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Clustering of Risk Factors With Smoking Habits Among Adults, Sousse, Tunisia

Jihene Maatoug, MD; Imed Harrabi, MD; Sonia Hmad, MD; Mylene Belkacem, MD; Mustafa al’Absi, PhD; Harry Lando, PhD; Hassen Ghannem, MD

Suggested citation for this article: Maatoug J, Harrabi I, Hmad S, Belkacem M, al’Absi M, Lando H, et al. Clustering of Risk Factors With Smoking Habits Among Adults, Sousse, Tunisia. Prev Chronic Dis 2013;10:130075. DOI:



In Tunisia, few studies have assessed the association between tobacco use and other lifestyle risk factors for chronic disease (eg, unhealthy diet, physical inactivity). We studied 1,880 adults to determine the association between tobacco use and other lifestyle risk factors in Tunisia.

This study was part of an assessment of the prevalence of chronic disease risk factors in a community-based trial conducted in 2009 to implement a chronic disease prevention program. The study population was randomly selected from 3 districts of the region of Sousse. The questionnaires were administered by personal interview and included the assessment of tobacco use and other chronic disease risk factors such as unhealthful diet habits and physical inactivity.

Of the 1,880 study participants, 64% were women. The mean age of the participants was 37.9 (standard deviation, 13.5 y). The prevalence of tobacco use in our population was 50.4% for men and 3.1% for women. Among men, the proportion of alcohol consumption was significantly higher among smokers (25.3% vs 5.7% [P <.001]). Smokers consumed fewer fruits and vegetables and more high-fat, high-salt, and high-sugar foods than did nonsmokers. There was no significant difference between male smokers and nonsmokers regarding physical activity (P = .36).

Physical activity and dietary characteristics may be important areas for physicians to assess during smoking-cessation interventions.

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Approximately 1.3 billion people smoke worldwide and, consequently, 5.4 million people die of diseases caused by tobacco use each year (1). Tobacco use is now ranked as the world’s leading killer because it is a risk factor for 6 of the 8 leading causes of death worldwide (1). Although tobacco use is steadily declining in several developed countries, smoking prevalence and cigarette consumption are increasing in developing countries (2). It is projected that up to 1 billion people will die because of tobacco use during this century, 80% of whom will be in developing countries (1). Tunisia has a high prevalence of tobacco use, but data on the association between tobacco use and other lifestyle risk factors are lacking for the Tunisian population (3).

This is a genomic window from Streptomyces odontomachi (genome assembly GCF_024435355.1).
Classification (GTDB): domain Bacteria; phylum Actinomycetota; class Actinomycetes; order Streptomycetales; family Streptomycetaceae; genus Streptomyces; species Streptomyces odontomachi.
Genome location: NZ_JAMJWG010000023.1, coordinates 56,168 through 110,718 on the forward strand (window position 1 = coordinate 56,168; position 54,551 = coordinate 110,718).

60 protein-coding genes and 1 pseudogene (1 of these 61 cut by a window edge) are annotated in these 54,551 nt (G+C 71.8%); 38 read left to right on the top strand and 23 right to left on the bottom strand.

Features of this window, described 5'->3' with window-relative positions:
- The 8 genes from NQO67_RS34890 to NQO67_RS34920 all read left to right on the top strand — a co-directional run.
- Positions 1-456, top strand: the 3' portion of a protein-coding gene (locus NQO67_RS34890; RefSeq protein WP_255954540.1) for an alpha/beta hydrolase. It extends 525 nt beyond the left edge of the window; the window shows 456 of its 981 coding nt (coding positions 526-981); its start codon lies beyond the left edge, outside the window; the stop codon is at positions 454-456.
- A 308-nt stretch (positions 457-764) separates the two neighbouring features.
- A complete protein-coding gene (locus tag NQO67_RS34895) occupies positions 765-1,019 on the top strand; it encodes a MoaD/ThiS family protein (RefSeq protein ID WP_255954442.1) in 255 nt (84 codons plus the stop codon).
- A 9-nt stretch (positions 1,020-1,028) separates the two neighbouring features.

Studies show that nonsmokers have a healthier lifestyle than do smokers as measured by dietary habits, physical activity, and alcohol consumption (4–7). Concerning dietary habits, smokers tend to drink more coffee and alcohol (5,6) and consume fruits, vegetables (7), brown bread, and skimmed milk less often than do nonsmokers (6). Smoking is correlated with consuming a higher percentage of energy from fat (8) and lower intakes of selected antioxidants than is nonsmoking (9). The prevalence of hypertension (5), elevated cholesterol (5), and elevated triglycerides (8,9) is higher for smokers than for nonsmokers and so is the prevalence of inactivity (10). Smoking cigarettes is associated with a change in dietary habits that may contribute to higher risk of coronary vascular disease and other disorders for smokers than for nonsmokers (4). Physical activity is another concern; current smokers are significantly more likely than those who never smoked to be physically inactive (5,10). The prevalence of performing strenuous physical activity at least 1 hour a week is lower among current smokers than among both male and female nonsmokers and former smokers (4). Several studies show that smokers have a lower body mass index (BMI) than do nonsmokers and that the prevalence of obesity is higher among nonsmokers (11,12). Despite their lower BMI, smokers have higher rates of illness and death than nonsmokers have (13). On the other hand, there is a strong association between smoking and mental disorders (14). Current tobacco use is associated with anxiety and affective disorders (15).